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Frequently Asked Questions

Concrete answers

Frequently Asked Questions

Peru

Peru is a country with more than 5 thousand years of cultural history. Although the Incan Empire is the most commonly known of Peru’s great past, ancient civilizations such as the Caral, Mochica, Chavín, Nasca, Paracas, and Kuélap, all called Peru home as well.

Peru is one of the most diverse nations on the planet, with 84 of the 117 life zones. You can go from the desert, to imposing mountains, to a colorful and exuberant jungle in an instant.

Our country is also renowned for the cuisine full of aromas, flavors, and colors – cataloging it as one of the best in the world.
An immense cultural wealth manifests itself in more than 50 native languages ​​still in use, ancestral customs, complex millenary dances, and varied musical rhythms that are heard at the foot of valleys and mountains.

Is a VISA required to enter Peru?

Most citizens from countries in America and Western Europe do not need VISA to enter Peru. Citizens from Argentina, Brazil, Paraguay, Uruguay, Ecuador, Colombia, Bolivia, Venezuela and Chile can enter with their national identification document. Citizens from Mexico do not need a VISA with a valid passport.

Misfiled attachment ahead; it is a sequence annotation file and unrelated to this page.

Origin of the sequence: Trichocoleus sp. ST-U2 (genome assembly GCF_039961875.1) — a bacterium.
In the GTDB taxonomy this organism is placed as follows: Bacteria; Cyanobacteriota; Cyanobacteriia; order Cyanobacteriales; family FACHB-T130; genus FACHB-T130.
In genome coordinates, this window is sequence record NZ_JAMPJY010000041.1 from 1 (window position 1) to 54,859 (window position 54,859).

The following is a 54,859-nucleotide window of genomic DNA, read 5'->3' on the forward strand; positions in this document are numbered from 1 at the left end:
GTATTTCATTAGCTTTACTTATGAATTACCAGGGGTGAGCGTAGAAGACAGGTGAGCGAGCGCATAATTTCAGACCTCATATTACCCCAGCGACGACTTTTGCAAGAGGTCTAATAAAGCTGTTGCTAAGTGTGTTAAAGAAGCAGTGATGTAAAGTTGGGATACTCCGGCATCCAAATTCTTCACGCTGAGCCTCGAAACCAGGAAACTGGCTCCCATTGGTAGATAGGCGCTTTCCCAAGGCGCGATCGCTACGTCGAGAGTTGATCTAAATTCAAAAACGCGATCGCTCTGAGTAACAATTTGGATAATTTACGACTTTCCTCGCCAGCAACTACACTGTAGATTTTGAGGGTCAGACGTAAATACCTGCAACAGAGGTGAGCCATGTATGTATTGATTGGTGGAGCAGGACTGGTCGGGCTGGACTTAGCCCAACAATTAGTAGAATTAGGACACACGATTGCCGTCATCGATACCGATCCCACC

If you enter for tourism, you can stay for 90 days (which is extendable by the immigration authorities).

Luggage

It is recommended to carry light luggage in general. A backpack or suitcase averaging to around 10 kg per person is advised.
If you choose a tour that will go to Machu Picchu that will include train service, you have to consider reducing your luggage to a maximum of 5 kg per person.

Your remaining travel luggage may be left at your hotel most of the time, while your personal backpack may remain in transit under the care of our drivers.

For domestic flights inside Peru, carry on luggage is limited to 8kg / 18lb and checked luggage is limited to 23kg / 50lb.

What is the best time to visit Peru?

You can visit Peru throughout the year, however, the best season to enjoy Machu Picchu and the Andes is from the end of March to the end of October, because it is the dry season. There are heavy rains in the Andes during January, February and March. During this season the coast has good weather and a lot of heat. The high tourist season is from June to August, so it is worth noting that everything is more expensive and requires booking in advance, during this time.

Banks, currency and exchange rate